Many students today look towards the future scared and frightened debating their future, all of them asking the same question. Is a college education truly worth the cost and the amount of debt that a student acquires over a four-year period? Many ask what are they doing this for, a piece of paper called a degree. That’s what the articles “Five Reasons Why College is Worth the Cost,” written by Reyna Gobel and “Is College worth the cost? Many recent graduates don’t think so,” written by Jeffrey J. Selingo both address. The articles take different standpoints and views on the topic. Gobel’s article siding with the view that college is worth the cost. While Selingo’s article argues that college is not worth the cost.
The debate about whether a college education is worth it may have begun when the pilgrims first came over from Europe and founded “New College”, which was later changed to Harvard University in 1636. With over 19.9 million college students enrolled today and a combined student debt for the country of over 1.2 trillion dollars the debate continues today. People who argue that college is not worth it, point to the crippling debt that some college graduates have which can delay graduates from saving for retirement or buying a house. They also say that everybody enrolling in college can have some unintended consequences and that many jobs, especially trade jobs, do not require a degree. People who say that a college education is worth it contend that college graduates have bigger salaries, higher employment rates, and more work benefits than those only with a high school diploma.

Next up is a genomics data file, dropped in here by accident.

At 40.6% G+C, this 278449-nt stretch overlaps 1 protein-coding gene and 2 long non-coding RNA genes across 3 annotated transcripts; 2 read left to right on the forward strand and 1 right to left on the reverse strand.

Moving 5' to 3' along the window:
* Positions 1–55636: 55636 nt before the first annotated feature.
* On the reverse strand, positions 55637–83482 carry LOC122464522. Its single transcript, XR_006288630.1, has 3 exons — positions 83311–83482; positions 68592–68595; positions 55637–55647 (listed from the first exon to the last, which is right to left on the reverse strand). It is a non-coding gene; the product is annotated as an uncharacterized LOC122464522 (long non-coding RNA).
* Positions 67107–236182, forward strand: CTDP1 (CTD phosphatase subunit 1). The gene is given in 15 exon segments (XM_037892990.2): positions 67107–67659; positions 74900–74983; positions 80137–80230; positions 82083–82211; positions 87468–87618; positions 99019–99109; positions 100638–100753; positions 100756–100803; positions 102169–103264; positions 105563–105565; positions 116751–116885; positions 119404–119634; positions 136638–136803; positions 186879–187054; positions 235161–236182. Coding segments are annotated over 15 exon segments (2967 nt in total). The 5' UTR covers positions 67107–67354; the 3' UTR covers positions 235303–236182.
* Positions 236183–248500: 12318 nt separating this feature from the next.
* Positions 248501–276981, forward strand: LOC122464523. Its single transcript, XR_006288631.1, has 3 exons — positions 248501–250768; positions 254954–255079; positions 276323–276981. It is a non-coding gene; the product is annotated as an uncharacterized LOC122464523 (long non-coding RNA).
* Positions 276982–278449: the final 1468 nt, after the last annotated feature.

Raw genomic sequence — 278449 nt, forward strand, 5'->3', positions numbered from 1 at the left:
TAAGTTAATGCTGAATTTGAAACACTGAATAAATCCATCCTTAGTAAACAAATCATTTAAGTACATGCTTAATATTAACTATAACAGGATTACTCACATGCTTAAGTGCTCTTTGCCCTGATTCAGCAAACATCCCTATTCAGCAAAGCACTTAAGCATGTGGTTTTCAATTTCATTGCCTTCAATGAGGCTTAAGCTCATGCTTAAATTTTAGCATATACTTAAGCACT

College is a dream that almost every American wants to come true, however, with the extreme rise in the costs of tuition it is a dream that has quickly turned into a nightmare. “Tuition at a private university is now roughly three times as expensive as it was in 1974, costing an average of $31,000 a year; public tuition, at $9,000, has risen nearly four times,” (Davidson). “For the average American household that doesn 't receive a lot of financial aid, higher education is simply out of reach,” (Davidson). That is why many students have begun questioning the worth of a college degree and if the amount of debt that is received upon exiting college is all for the better. And considering that costs have risen much faster than the rate of inflation, many are starting to believe that college just isn 't necessary any more. However, according to White, economically, the answer would still be a yes. “While unemployment rates for new grads and experienced workers alike have fluctuated throughout the recession and recovery, the earnings premium that college-and advanced-degree holders enjoy over their peers who didn 't attend college has remained relatively stable, and in some instances, grown, according to the report that was released this week,” (White). A study was shown that many college grads are able to get earnings that are significantly higher than those who did not get enough education or only hold a high school diploma (White). Even